David W. Walker and J. Creighton Miller Jr.
Two greenhouse studies were conducted to investigate the relationship between water stress and N2 fixation among drought-resistant and susceptible cowpea [Vigna unguiculata (L.) Walp.] genotypes. In both experiments, seeds were planted in 7.6-liter black polyethylene pots containing composted sawdust medium and were inoculated with Rhizobium. Throughout the experiments, flowers were removed to maintain vegetative growth. Water stress treatments were imposed by withholding water, while the control plants were watered as needed. The treatments were applied 58 and 56 days after planting (DAP) in the first and 2nd experiments, respectively. In both experiments, leaf water potential (LWP), shoot fresh weight (SFW), shoot dry weight (SDW), root fresh weight (RFW), nodule fresh weight (NW), nodule number (NN), and plant specific activity (PSA) by both in situ and destructive acetylene reduction methods were measured. Repeated observations of in situ acetylene reduction were made 58, 63, and 71 DAP in the first experiment. All other variables were measured 77 to 78 DAP in the first experiment. Single observations of all variables, including in situ and destructive acetylene reduction were made 56, 67, and 81 DAP in the 2nd experiment. Results suggested that resistant genotypes are capable of maintaining LWP and biomass production (as measured by SDW and SFW) during water stress. In addition, the effect of water stress on N2 fixation was far greater than the influence of genotype when genotypes were selected for relative drought resistance. Path analysis revealed that LWP is correlated to N2 fixation in water-stressed plants, and improvement of plant water status via drought resistance should increase N2 fixation potential under drought conditions. Therefore, breeding for drought resistance in conjunction with N2 fixation may be more beneficial than breeding strictly for N2 fixation potential without regard for environmental adaptation. The in situ method of acetylene reduction was found to be useful for detecting physiological changes due to water stress and estimating its genotypic N2 fixation potential.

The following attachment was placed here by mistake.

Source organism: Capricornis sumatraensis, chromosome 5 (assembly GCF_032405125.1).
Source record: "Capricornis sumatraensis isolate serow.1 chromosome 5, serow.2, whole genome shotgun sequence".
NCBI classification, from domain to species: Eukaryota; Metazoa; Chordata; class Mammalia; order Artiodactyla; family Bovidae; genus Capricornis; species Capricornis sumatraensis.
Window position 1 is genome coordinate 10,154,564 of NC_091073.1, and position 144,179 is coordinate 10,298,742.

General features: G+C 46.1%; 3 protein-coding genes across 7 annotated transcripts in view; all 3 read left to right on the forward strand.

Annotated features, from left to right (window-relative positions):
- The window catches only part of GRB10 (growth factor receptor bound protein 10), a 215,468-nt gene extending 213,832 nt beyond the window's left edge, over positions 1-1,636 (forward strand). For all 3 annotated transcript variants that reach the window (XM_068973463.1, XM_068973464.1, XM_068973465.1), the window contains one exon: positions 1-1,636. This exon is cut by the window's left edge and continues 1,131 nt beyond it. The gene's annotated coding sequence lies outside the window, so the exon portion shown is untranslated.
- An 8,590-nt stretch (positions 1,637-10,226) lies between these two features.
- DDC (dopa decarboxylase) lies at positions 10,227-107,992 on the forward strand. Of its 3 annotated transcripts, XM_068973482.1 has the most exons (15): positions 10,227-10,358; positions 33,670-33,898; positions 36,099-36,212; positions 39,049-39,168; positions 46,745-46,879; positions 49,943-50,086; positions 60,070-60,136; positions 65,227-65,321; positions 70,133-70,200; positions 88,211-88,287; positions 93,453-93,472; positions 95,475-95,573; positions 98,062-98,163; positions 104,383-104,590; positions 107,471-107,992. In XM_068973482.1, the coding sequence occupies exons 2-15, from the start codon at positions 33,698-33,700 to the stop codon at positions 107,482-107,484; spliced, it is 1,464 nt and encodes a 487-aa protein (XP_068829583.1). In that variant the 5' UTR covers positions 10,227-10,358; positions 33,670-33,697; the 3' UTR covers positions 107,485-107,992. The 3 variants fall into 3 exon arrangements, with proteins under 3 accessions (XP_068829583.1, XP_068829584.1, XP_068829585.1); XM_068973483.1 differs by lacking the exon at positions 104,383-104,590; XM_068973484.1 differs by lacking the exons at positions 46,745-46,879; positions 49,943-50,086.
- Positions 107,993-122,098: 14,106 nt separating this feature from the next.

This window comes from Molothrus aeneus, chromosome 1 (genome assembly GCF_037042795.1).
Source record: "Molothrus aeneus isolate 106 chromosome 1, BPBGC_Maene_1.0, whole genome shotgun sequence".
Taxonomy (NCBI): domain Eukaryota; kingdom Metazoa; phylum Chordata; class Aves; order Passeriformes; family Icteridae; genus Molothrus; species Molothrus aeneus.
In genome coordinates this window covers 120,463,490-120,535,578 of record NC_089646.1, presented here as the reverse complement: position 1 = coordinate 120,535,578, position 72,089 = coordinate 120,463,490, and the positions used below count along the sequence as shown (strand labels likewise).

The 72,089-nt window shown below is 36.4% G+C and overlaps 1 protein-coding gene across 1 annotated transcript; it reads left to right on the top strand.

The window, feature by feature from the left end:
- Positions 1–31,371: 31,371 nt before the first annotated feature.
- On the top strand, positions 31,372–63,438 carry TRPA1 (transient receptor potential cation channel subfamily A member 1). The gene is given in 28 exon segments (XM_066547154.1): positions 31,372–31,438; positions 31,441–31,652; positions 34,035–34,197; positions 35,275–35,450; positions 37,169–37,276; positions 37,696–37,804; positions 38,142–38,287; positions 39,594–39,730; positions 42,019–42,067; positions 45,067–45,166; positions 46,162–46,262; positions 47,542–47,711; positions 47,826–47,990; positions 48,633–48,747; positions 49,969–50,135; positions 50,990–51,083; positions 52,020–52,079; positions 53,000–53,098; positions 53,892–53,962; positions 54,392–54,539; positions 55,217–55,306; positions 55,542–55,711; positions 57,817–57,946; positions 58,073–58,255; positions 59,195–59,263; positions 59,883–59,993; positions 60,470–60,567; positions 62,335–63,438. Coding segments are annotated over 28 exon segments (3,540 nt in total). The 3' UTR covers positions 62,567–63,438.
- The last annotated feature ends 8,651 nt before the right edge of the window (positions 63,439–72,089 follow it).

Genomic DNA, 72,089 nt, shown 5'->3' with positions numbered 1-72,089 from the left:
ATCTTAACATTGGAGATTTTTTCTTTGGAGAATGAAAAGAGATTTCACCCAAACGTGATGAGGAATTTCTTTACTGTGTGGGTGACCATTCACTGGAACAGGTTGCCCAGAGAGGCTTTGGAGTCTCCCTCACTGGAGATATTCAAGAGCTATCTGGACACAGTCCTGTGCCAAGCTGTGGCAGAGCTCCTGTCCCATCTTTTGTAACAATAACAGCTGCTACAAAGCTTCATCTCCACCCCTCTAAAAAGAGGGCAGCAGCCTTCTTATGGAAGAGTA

Dyremple B. Marsh, Wayne McLaughlin, and James S. Beaver
Methods to improve the grain yield of red kidney bean without the addition of commercially fixed nitrogen will have significant benefits to farmers in Jamaica and other tropical regions. Red kidney beans provide a major portion of the dietary protein for most families in these regions. Our experimental objective was to evaluate the nitrogen fixing capabilities of several breeding lines of Phaseolus vulgaris when inoculated with Rhizobium strains isolated from Jamaican soils. Surface sterilized seeds of 11 Phaseolus lines were inoculated with inoculum prepared from 5 day old Rhizobium YEM mixture. Rhizobium used were T2 and B17 from Jamaica and UMR 1889. The greenhouse study was arranged as a completely randomized design. Bean lines 9056-101, 9056-98B, 8954-5 and 8954-4 showed improved nodulation and N2 fixation when inoculated with UMR 1899. The combination of breeding line 8954-5 and Rhizobium strain B17 produced the highest nodule number and shoot dry weight of 193 and 0.72 g, respectively. The Rhizobium strain B17showed some ability to compete successfully for nodule sites against known effective strains.